A 2.4-liter four-cylinder engine, making 168 horsepower, is standard on ES and SE models of the 2010 Outlander, but we'd probably recommend against it for most buyers, as it brings barely adequate performance with its continuously variable automatic transmission (CVT) and generates too much engine noise while accelerating. The 3.0-liter V-6 engine that's featured on XLS and GT models has a completely different personality, producing 220 horsepower delivered through a responsive, easy-shifting six-speed automatic with steering-wheel paddles. It has a lot more power to spare and gets fuel economy approaching that of the four on the highway.
Reviewer feedback is almost unanimously positive for the V-6, but there isn't much love with the four-cylinder. MotherProof finds it "has impressive power" and offers "easy access to speed." Kelley Blue Book remarks that their Mitsubishi Outlander "never had trouble merging or passing." With the V-6 in the new 2010 Outlander GT, Car and Driver manages 0-60 acceleration in 7.5 seconds, "which is toward the quicker end of the class." Jalopnik says that "while it's competent and smooth, it's by no means overly potent." ConsumerGuide indicates the four-cylinder is "slow from a stop," but they also claim it accelerates "adequately above 20 mph."
The CVT on the four-cylinder engines receives mixed reviews, with ConsumerGuide saying that it "adjusts ratios promptly for passing," while AutoWeek criticizes it as "wildly erratic." The six-speed automatic is certainly the more welcome transmission, and Edmunds praises the "crisp and well-timed" shifts it offers. Both transmissions "have manual-shift capability" and "all Outlander trims are available with either front-wheel or all-wheel drive," according to Edmunds.
ES, SE, and XLS models of the Outlander remain offered with a choice of front-wheel drive or 4WD (with a center diff lock). “Choose '4WD Auto' and at least 15 percent of engine torque is routed to the rear axle at all times, and when you're accelerating on packed snow or other slippery surfaces, the rear wheels can accept up to 60 percent of the power,” Edmunds reports. “Choose '4WD Lock' and the system sends a greater percentage of torque to the rear wheels—up to 60 percent under full-throttle acceleration.”
The new GT is the first Outlander to inherit an application of the Super-All Wheel Control (S-AWC) system used in the Evo and Ralliart. The system includes Tarmac, Snow, and Lock modes, selected with a knob on the center console, to cater the system’s responses to specific conditions; an Active Front Differential and electronically controlled center diff offer more seamless distribution of torque between the wheels. "The Outlander GT steers sharper in tight corners, because when the inside front wheel loses traction, the computer directs more torque to the outside wheel to help turn the car," reports Car and Driver. "The rear axle, meanwhile, also gets torque sent to it via the car’s all-wheel-drive system." Kelley Blue Book "appreciated S-AWC when turning onto a busy street, where the system more efficiently converts power into acceleration." Car and Driver clarifies, "When the weather turns foul, you can switch the system from 'tarmac' to 'snow' with a three-position dial on the center console."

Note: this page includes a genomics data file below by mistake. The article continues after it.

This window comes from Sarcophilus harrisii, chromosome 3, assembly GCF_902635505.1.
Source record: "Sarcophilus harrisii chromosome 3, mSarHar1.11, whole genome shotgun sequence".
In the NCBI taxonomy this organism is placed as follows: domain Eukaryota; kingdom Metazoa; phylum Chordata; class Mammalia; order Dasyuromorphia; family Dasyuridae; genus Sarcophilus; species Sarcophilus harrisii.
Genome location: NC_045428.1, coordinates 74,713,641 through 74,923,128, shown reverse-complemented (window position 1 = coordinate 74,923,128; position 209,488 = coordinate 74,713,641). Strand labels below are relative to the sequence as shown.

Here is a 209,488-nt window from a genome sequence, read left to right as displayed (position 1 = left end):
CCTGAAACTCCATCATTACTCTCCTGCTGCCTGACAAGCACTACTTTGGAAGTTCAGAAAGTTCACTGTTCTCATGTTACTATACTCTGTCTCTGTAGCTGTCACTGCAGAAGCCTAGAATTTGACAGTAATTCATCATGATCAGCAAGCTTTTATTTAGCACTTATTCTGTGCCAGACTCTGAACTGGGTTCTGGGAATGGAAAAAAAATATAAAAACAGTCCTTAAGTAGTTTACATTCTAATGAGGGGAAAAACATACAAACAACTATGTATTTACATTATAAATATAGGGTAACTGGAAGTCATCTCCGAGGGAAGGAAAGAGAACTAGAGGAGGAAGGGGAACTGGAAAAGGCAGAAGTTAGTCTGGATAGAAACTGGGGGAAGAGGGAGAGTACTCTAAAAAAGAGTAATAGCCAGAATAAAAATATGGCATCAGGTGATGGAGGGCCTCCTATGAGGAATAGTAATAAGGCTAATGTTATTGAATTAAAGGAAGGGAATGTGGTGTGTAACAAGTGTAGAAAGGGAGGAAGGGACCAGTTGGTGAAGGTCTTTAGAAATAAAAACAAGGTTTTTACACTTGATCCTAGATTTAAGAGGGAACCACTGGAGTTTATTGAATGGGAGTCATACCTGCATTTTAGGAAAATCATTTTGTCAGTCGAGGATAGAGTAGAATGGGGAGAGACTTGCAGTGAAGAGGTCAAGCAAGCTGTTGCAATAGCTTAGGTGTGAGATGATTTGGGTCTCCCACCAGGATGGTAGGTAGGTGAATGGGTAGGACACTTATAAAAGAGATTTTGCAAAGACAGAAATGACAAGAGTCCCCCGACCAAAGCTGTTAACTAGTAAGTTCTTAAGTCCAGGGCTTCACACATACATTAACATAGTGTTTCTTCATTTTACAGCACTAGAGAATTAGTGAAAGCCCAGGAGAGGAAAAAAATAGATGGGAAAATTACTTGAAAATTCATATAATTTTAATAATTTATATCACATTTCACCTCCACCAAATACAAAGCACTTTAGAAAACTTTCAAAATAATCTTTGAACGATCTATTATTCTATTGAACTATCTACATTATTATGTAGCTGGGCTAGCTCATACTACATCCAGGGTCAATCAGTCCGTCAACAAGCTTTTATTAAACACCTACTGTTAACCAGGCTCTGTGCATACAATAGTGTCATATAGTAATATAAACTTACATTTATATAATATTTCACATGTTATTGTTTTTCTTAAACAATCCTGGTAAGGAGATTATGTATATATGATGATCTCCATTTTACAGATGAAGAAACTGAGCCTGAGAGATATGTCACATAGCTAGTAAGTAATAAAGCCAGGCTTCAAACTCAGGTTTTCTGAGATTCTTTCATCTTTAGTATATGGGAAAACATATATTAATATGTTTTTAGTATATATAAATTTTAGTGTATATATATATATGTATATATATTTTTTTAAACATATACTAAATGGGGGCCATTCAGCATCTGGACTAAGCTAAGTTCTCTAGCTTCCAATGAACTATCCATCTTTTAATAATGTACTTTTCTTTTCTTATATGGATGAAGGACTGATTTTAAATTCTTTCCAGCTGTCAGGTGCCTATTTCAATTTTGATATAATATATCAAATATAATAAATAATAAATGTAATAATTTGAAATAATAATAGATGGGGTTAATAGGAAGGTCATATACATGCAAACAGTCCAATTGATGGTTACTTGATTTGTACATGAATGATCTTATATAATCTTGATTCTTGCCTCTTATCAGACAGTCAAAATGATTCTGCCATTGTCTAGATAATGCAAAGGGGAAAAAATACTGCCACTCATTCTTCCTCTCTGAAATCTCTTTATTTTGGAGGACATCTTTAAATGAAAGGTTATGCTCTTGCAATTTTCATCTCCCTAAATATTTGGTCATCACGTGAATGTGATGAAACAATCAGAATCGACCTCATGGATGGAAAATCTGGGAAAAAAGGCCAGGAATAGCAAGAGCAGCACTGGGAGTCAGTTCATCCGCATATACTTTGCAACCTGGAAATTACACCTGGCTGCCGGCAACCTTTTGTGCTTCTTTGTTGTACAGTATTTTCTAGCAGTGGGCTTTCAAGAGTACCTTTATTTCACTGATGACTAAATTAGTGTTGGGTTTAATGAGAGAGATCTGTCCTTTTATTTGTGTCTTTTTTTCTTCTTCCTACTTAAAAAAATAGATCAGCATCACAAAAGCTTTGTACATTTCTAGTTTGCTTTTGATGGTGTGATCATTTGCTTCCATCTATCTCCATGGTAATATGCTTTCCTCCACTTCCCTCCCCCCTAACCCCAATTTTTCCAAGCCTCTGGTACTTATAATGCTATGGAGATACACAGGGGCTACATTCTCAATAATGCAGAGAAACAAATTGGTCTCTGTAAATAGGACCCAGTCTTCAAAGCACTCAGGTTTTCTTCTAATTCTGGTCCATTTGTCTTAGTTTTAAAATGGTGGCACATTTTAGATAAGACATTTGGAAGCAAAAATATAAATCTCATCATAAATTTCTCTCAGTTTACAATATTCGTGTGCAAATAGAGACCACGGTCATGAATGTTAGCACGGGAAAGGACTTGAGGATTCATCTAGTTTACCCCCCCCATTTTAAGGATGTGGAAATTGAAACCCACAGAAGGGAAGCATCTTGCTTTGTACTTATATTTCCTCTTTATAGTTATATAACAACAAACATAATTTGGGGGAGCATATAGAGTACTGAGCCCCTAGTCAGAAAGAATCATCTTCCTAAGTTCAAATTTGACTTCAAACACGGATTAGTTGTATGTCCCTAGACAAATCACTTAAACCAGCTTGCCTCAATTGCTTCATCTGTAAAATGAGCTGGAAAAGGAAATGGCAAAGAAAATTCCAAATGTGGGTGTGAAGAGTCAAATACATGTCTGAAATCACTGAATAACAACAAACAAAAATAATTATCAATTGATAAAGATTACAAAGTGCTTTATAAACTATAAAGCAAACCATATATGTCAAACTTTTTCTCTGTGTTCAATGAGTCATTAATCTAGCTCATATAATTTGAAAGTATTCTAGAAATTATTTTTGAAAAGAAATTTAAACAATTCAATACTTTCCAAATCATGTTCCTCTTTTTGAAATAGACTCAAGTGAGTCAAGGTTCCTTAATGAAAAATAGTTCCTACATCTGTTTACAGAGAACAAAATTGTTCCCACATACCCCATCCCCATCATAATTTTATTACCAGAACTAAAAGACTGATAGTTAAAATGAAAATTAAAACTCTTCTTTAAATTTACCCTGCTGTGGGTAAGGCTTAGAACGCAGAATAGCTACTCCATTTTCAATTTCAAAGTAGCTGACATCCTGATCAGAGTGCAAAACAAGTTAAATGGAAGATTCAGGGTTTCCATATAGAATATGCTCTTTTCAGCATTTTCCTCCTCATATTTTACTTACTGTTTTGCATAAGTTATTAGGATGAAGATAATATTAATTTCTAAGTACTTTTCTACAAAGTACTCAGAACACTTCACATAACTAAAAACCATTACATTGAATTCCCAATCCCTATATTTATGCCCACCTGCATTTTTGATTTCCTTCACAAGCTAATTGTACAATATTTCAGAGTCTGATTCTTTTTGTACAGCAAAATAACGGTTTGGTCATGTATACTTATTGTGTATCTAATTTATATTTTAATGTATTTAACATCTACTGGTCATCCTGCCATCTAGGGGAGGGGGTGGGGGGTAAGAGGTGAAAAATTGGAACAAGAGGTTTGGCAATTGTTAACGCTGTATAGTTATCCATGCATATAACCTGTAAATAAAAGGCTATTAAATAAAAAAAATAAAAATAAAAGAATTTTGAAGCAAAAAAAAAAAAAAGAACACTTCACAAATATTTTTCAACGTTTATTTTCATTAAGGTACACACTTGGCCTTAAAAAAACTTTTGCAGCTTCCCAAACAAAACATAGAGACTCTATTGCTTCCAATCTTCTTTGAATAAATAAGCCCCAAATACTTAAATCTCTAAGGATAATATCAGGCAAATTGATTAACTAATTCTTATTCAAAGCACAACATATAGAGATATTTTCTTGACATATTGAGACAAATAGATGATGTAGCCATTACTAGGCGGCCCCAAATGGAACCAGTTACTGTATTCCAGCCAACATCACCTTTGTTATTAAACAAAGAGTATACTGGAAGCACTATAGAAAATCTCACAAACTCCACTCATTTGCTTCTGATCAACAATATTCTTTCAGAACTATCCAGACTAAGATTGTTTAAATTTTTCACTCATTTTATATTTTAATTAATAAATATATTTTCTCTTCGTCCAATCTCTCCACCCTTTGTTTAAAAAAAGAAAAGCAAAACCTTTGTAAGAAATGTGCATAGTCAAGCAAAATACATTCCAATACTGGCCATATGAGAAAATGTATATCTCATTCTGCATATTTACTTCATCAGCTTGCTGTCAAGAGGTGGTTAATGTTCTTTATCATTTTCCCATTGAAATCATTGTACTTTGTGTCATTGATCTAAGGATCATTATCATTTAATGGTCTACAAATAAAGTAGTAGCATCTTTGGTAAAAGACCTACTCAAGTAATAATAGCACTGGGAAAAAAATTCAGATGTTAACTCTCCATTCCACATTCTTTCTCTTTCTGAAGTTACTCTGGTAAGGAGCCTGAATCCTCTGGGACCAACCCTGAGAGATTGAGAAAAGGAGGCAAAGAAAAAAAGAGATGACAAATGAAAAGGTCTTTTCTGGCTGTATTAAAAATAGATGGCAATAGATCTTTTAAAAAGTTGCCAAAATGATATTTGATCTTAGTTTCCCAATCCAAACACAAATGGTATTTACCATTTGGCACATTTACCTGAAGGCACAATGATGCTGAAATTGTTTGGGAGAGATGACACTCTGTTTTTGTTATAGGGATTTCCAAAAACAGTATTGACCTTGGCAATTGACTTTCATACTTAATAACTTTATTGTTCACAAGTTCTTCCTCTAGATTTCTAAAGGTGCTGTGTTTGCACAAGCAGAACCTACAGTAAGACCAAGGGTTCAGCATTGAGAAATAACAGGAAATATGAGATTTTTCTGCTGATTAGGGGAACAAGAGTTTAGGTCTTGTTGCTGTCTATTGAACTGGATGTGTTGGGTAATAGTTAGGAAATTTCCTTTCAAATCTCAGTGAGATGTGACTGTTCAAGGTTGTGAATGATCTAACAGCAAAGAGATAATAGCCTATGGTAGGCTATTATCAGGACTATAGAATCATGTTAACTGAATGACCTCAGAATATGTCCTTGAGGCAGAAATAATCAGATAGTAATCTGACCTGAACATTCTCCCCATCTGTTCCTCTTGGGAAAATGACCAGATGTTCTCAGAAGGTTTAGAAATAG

No matter what the model, the Outlander has good, communicative steering. And like the Lancer, with which it shares some of its underpinnings, the Outlander handles better on the road than some of the more trucklike or rugged utility vehicles, with the nice, firm braking of a performance car. While handling is a strong point of the 2010 Mitsubishi Outlander, the crossover isn't a stunner in terms of speed. Edmunds reviewers find that "its well-tuned chassis gives it sporty reflexes around corners and transmits considerable feedback to the driver." ConsumerGuide adds that the Mitsubishi Outlander has only "moderate body lean in turns." The Mitsubishi Outlander's handling prowess is due in large part to the fact it is "based on a platform that sees duty in the current Lancer and Lancer Evolution sport sedan," according to Cars.com.
But the ride is quite firm and can be choppy over railroad tracks and the like, and at 3,780 pounds, the GT is just too heavy to be called agile (even though aluminum roof panels and other measures help keep the center of mass low). Car and Driver agrees that the Outlander has "a stiff suspension for an SUV." ConsumerGuide observes that "the suspension does a poor job overall of absorbing sharp bumps," which makes for a rough and uncomfortable ride. Edmunds says nearly the opposite: “Ride quality is just as important as handling in a small SUV, though, and the Outlander is indeed comfortable and well-mannered when cruising.”
Autoblog is one of the few outlets to comment on stopping power, saying that the Outlander GT "could use more brakes."
"All told, the end result is something that sneaks up on you," comments Jalopnik. "The Outlander will hustle down a country road or blaze down a freeway with surprising speed, but it doesn't have any interest in throwing its talents in your face."